Posted by Ed
Pensacola
7976 posts

You can't 'do' a museum in any amount of time. I've had back room access to both the French and British maritime museums and spent days doing research until my eyes bled. I've also had unsupervised, after-hours access to the National Museum in Cardiff working on another project. When I took a buddy to the Tower of London, I didn't know that they'd moved all the weapons up to Leeds. Off we went and he spent a day and a half studying whatever he wanted to study. The same idiot spent from opening to closing at the British Museum and blew the rest of London so we had to go back the next year. Wife One went in, looked at the Rosetta Stone, and was back out in ten minutes while I sat on the wall and held the junk. I spent three hours in the Pencil Museum in Keswick while Wife Two fumed. If a neophyte wants to see only the big three in the Louvre, I can get them in and out in thirty minutes. If they want more time, they're on their damn own. The extremes are unimportant, however, when somebody is on a tight schedule with unspecified interests. You have to make a gut-shot based on your own experience and the interst shown by others you've taken there previously. A best guess is better than an 'I dunno', especially when somebody's directly soliciting advice.

Posted by Nancy
Bloomington, IL, USA
7683 posts

In the opinion of most who have weighed in here, the London Pass is not worth buying. Even if you find it works moneywise for the things you intend to see (and it probably won't), you have to consider how many things you can actually do in the allotted time. A few years ago, I had a friend come from Spain, and we were considering buying a Chicago Pass for our time there. Even though it looked like a good deal, we realized that we simply couldn't get to enough places to make it pay for itself. We ended up buying regular admission to the places we actually wanted to see, and we saved money. Because so many things are free in London it doesn't usually work out to be an advantage to have the pass.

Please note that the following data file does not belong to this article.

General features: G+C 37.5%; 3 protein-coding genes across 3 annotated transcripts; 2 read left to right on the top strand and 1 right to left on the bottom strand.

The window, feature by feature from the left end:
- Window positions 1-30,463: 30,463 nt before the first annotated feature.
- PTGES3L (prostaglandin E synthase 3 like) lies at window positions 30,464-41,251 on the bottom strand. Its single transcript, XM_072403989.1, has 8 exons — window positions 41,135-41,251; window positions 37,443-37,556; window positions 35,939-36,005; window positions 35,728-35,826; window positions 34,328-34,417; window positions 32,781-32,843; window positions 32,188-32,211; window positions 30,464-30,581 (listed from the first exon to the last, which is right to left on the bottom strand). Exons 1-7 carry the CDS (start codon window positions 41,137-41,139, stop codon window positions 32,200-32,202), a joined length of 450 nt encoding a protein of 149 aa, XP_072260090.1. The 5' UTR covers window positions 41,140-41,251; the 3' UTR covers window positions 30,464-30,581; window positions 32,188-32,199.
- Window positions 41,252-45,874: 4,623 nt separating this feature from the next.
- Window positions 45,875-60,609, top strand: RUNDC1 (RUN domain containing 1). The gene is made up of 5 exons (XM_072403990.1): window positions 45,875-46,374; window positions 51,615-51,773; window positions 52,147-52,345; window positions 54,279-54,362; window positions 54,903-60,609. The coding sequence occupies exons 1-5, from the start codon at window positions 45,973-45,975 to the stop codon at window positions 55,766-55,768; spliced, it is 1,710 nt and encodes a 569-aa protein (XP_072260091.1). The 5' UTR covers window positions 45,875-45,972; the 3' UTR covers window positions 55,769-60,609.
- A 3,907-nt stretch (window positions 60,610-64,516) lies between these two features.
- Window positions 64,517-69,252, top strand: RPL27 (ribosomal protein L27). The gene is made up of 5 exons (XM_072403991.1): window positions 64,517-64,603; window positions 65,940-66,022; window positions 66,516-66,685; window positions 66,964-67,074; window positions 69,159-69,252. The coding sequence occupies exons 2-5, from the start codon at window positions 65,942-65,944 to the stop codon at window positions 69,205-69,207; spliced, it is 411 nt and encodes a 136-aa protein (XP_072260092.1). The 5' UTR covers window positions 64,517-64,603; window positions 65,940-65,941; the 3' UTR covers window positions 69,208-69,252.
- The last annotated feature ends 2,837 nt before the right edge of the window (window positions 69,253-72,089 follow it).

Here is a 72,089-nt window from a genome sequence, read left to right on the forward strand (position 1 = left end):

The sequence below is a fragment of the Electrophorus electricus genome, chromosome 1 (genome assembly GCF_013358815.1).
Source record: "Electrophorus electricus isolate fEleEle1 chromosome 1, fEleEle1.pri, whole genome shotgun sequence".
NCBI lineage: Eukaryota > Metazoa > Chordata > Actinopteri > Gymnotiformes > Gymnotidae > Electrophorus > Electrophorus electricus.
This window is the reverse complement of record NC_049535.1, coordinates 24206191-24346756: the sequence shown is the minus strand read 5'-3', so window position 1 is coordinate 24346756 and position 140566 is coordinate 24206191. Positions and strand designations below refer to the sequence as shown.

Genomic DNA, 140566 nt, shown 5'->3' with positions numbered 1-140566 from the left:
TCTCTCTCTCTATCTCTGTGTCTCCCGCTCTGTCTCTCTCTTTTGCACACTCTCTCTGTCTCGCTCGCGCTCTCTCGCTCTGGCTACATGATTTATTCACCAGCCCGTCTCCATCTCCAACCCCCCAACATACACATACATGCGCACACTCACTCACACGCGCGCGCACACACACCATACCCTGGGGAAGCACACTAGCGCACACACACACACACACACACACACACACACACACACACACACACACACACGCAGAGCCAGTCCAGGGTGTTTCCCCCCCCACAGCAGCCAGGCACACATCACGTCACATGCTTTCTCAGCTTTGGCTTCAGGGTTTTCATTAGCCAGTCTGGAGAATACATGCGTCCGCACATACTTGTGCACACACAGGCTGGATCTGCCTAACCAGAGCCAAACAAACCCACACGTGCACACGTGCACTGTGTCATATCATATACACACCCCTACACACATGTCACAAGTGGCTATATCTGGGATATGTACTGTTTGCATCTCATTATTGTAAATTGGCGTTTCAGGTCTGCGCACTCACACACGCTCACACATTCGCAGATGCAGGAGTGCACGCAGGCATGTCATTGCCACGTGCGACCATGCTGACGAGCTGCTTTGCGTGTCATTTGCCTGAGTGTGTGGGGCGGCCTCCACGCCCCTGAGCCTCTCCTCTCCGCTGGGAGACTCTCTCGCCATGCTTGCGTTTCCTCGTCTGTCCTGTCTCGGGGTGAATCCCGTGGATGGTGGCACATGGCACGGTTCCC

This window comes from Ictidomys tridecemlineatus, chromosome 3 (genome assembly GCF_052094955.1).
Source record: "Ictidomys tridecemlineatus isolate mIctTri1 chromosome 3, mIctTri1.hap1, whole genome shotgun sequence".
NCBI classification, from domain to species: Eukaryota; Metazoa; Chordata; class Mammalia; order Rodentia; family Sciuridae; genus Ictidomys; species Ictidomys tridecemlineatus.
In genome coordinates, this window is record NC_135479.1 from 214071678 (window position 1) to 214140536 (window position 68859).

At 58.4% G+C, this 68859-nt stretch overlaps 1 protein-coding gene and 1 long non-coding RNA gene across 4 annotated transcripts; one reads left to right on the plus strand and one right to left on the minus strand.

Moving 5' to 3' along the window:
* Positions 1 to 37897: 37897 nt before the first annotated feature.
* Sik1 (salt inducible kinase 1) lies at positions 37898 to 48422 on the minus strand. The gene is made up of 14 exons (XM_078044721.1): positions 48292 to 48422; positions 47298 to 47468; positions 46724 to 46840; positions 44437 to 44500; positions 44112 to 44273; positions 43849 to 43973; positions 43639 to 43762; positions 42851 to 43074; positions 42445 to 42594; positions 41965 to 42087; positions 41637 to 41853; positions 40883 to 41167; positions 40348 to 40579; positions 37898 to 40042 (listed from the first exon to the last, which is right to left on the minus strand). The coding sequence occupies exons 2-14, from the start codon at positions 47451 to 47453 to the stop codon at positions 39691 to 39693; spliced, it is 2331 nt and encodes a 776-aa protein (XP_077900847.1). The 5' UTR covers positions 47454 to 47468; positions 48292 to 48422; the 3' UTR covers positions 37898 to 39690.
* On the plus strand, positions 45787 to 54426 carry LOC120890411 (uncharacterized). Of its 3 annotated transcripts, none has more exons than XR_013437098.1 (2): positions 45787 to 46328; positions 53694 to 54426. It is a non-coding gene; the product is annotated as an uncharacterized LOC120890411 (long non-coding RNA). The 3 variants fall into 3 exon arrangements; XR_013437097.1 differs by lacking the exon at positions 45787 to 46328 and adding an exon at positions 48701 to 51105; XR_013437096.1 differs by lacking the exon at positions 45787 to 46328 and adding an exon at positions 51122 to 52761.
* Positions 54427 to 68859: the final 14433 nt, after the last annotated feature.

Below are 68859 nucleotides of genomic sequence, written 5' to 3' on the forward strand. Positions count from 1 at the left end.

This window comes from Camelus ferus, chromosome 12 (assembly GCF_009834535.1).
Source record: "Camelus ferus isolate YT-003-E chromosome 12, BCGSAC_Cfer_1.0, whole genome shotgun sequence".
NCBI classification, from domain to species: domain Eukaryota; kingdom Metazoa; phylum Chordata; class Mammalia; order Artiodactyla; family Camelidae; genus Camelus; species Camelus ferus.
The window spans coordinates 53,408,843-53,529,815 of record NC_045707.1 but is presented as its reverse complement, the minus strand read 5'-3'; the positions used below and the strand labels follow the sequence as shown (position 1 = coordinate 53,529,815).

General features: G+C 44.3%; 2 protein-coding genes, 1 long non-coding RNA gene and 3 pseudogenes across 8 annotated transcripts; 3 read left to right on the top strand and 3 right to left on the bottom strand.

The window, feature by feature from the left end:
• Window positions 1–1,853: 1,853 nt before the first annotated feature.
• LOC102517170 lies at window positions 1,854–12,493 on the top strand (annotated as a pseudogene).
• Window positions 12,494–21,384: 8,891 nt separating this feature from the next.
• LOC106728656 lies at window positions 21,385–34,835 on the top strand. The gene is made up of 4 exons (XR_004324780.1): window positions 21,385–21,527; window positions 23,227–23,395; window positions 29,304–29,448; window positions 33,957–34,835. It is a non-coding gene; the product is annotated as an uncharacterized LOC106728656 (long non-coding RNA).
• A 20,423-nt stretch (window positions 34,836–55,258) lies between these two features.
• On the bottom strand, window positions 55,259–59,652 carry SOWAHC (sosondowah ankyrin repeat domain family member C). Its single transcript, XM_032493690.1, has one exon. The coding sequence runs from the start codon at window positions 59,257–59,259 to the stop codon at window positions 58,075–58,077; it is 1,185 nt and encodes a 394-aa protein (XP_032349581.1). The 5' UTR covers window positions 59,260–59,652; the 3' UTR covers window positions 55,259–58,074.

Posted by j.c.
Cary, NC, United States
842 posts

Pat, the best way to get from Gatwick to Victoria is by train, the Gatwick Express: Non-stop from Gatwick to Victoria Station, every 15 minutes. Out to Heathrow, you can take the Heathrow Express from Paddington Station. Also non-stop, also about 15 minutes. Heathrow has multiple terminals and the train stops at each. (The URL is: www.heathrowexpress.com. For some reason, I can't include the link here.) Take a cab from Victoria to Paddington, or, maybe the Tube. It's walkable, but it isn't exactly just around the corner. Unless you know that your hotel/B&B is located close to Victoria Station and you arrive armed with a good map, it might make sense to grab a taxi, just to avoid wandering around looking for the place. For 2 days on the Tube, I'd just buy Oyster Cards. They are dead easy to use. You can buy pay-as-you-go cards and add value if you deplete them. The rules and regulations surrounding fares are mind numbing, so it's almost impossible to determine in advance if an Oyster Card or a TravelCard is going to be cheaper unless you know exactly when and where you are going beforehand. Life is too short to sort it out. And, you'll want cards good for Zone 1 and Zone 2. Almost all the usual sites are in those areas. (That Transport for London site has all kinds of good info on it, too.)

Posted by j.c.
Cary, NC, United States
842 posts

Oh... check the Abbey's visiting hours, just in case.

Posted by Pat
Renton, Wa
10 posts

Thanks fo everyone who has responded. So much good information will really be a great help.